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Highlights of the Canadian Grand Prix

Posted on 12 June 2017

Lap One chaos, comme toujours

The Canadian Grand Prix comes with a high risk of Safety Cars, and the teams’ strategists plan for at least one SC outing every Sunday at the Circuit Gilles Villeneuve. There wasn’t long for the strategists to wait during the 2017 race, with Felipe Massa and Carlos Sainz shunting on the first lap and bringing Bernd Maylander out of the garage for his first run of the day.

Sainz was clipped by Romain Grosjean as the Toro Rosso approached Turn 3, and the Spanish racer was little more than a passenger as his car spun into Massa, taking both men out of action before the first racing lap was complete.

Grosjean did not emerge unscathed from the incident, and was forced to pit for a new front wing thanks to the damage incurred, but the Haas driver was able to continue running, albeit further down the field than where he started. The Safety Car remained out till the end of lap 3, and racing resumed on 4.

It was on the restart that Vettel’s race was rewritten, with the Ferrari driver damaging his front wing badly enough that he was forced to pit from fourth place at the end of lap 5, returning to the field at the back of the pack and necessitating a fightback from the championship leader.

 

Action-packed extravaganza

From the three-way first lap shunt that brought out the Safety Car to Kimi Raikkonen’s near-miss with the Wall of Champions, the 2017 Canadian Grand Prix was an action-packed Montreal classic, and just what Formula One needed after yet another overpriced Monegasque parade.

McLaren looked set for a reasonable result until the dying laps, with both Fernando Alonso and Stoffel Vandoorne able to battle rivals in the corners -- even pulling off the odd overtaking manoeuvre -- before being overhauled on the straights thanks to their woefully underpowered Honda engines. Alonso was on track to score the Woking outfit’s first points of the season, but with three laps remaining the Spanish racer’s car gave up the ghost and yet another race went unfinished.

Lance Stroll delivered an F1 career-best performance, spending chunks of the race in a three-way fight with Kevin Magnussen and Nico Hulkenberg, and the teenaged racer even managed to pass Alonso for a points-paying position -- a place Stroll was able to hold until the end, securing his first points of the season in the process.

Less happily, Force India drivers Sergio Perez and Esteban Ocon appear to be at war following Perez’ decision to ignore team orders when asked to give his rookie teammate a chance at overhauling Ricciardo for a podium finish.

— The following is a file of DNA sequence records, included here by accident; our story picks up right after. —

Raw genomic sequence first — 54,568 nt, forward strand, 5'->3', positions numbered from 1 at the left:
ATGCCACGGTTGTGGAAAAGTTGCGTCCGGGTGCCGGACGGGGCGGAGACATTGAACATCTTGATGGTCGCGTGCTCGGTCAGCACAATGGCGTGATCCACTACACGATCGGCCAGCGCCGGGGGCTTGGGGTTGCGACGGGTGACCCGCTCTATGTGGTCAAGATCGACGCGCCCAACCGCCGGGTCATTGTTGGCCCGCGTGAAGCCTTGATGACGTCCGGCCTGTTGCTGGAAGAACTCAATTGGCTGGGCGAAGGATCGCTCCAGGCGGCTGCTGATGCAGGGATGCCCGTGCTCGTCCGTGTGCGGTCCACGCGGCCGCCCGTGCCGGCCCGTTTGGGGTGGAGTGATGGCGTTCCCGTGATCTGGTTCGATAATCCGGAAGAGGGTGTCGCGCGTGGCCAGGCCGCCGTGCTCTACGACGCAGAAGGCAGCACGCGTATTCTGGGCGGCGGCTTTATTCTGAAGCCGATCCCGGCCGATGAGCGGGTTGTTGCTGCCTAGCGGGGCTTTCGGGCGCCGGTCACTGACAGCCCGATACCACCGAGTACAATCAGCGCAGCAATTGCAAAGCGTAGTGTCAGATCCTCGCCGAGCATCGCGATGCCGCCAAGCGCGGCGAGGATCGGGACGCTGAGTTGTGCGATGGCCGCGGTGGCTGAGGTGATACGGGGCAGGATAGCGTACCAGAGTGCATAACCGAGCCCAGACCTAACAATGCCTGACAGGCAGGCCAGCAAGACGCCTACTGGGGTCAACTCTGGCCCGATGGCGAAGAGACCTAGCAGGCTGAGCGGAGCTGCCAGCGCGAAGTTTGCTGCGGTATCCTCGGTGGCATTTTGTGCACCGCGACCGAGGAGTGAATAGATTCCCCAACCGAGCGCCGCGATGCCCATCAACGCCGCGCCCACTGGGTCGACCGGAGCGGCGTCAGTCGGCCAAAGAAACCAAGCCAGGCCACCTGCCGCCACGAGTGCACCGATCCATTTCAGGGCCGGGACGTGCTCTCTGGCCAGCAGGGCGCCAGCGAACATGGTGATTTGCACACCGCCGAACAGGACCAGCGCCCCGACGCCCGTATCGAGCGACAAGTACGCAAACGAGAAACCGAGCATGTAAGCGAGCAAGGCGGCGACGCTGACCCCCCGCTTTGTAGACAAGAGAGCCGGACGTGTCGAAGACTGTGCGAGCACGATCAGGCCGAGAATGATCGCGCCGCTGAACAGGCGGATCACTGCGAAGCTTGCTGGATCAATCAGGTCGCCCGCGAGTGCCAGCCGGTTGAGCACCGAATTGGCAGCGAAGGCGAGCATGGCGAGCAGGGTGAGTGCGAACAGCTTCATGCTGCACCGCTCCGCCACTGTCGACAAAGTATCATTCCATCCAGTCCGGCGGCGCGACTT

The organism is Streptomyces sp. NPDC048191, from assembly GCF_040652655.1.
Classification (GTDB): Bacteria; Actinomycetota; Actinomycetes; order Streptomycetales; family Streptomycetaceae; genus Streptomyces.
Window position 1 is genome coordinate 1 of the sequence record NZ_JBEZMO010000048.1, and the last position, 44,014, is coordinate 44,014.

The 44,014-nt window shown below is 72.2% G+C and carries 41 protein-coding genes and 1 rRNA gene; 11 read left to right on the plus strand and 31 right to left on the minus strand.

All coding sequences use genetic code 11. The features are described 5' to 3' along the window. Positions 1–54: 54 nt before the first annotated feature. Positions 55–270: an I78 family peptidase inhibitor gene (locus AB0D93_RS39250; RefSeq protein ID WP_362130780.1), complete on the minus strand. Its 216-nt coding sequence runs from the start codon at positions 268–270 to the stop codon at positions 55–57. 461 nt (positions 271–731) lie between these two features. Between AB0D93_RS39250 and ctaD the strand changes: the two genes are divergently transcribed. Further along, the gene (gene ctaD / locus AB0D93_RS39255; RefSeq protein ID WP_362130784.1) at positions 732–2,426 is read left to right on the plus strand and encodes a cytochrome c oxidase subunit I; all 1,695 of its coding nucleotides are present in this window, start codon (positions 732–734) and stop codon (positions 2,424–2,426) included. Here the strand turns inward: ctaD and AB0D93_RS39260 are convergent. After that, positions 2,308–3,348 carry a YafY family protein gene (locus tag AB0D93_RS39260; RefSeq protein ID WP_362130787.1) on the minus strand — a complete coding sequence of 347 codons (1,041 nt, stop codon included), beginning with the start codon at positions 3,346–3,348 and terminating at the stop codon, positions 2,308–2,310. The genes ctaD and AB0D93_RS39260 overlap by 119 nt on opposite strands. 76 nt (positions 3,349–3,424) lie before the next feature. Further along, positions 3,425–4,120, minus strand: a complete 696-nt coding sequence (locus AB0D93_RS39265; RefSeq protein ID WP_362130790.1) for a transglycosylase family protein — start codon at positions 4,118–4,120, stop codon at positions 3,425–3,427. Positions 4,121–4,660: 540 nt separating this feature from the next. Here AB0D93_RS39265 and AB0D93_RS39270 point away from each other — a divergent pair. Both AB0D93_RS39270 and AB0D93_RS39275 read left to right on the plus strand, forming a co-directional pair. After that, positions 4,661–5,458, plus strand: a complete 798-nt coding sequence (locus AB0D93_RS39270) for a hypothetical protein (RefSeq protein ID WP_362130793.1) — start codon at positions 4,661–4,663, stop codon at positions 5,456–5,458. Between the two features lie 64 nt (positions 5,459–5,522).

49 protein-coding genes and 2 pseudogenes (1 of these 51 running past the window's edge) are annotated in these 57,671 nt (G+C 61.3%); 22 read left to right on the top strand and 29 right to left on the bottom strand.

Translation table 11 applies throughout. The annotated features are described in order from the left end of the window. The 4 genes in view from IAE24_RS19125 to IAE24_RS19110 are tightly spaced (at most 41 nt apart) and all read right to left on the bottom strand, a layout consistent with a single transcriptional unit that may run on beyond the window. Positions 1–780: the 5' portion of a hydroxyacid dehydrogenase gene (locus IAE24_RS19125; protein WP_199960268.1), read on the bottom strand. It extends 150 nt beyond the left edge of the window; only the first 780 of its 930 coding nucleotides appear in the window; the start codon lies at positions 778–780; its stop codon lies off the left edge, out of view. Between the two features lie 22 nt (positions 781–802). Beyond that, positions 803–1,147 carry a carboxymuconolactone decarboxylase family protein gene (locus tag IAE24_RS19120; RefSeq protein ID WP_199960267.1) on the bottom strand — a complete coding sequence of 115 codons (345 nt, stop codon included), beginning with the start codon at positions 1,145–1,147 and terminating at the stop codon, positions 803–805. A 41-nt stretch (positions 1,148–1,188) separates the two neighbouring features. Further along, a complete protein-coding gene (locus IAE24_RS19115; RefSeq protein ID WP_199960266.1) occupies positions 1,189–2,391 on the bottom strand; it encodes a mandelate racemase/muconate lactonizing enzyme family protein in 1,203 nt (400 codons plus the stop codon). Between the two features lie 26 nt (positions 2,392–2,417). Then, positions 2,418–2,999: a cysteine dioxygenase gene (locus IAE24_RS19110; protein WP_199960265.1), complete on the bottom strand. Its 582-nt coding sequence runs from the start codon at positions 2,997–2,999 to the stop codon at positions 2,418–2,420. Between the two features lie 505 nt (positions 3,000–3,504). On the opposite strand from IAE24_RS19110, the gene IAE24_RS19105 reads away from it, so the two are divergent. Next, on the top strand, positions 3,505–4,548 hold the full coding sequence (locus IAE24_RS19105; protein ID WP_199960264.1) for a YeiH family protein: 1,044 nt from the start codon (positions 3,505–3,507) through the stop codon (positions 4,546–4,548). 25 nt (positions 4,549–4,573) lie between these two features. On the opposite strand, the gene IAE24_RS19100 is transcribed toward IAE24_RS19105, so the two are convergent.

"The best I can do is give plenty of points to [the team], as I have in the past,” Perez said. “I think we got the most we could, and Esteban had many laps to overtake me, but he was not close at all. I couldn't get Ricciardo, so I don't think he would have got him. Daniel was very strong on traction. When the team asked me to give the position to Esteban we were about to lap some cars ahead of us. And I thought that Daniel might get traffic, and I only need two to three tenths to get the opportunity on him, and I could see he was struggling and I knew the Ferraris were coming."

 

SebVet strikes back

The bulk of the drama during Sunday’s race came courtesy of championship leader Sebastian Vettel, who found himself running at the back of the pack after being forced to put for a new nosecone thanks to damage incurred on the Safety Car restart.

Vettel’s early stop put the German racer 18th out of eighteen runners, and the bulk of Sunday afternoon was spent watching the quadruple world champion deliver a classic charge through the field, desperate as he was to minimise the impact of a bad day on the outcome of this year’s championship fight.

Having stopped on lap 5 while running in fourth, Vettel had a lot of ground to make up. By lap 14, the German had made short work of Pascal Wehrlein and Romain Grosjean -- among others -- and was running in P13. By lap 18, Vettel was back in the points, and five laps later the Heppenheim native was in a comfortable eighth place.

But running for forty-odd laps on tyres not meant to go that sort of distance meant that Vettel was forced to make a second stop on lap 49, dropping from sixth place to seventh and putting him behind the battling Force India pair. Vettel hung on to the fighting duo and took advantage of the internal struggles to slip past Ocon when the Frenchman slipped up at the chicane. When the chequered flag fell, Vettel crossed the line in fourth place, and retained his lead in the drivers’ standings.

 

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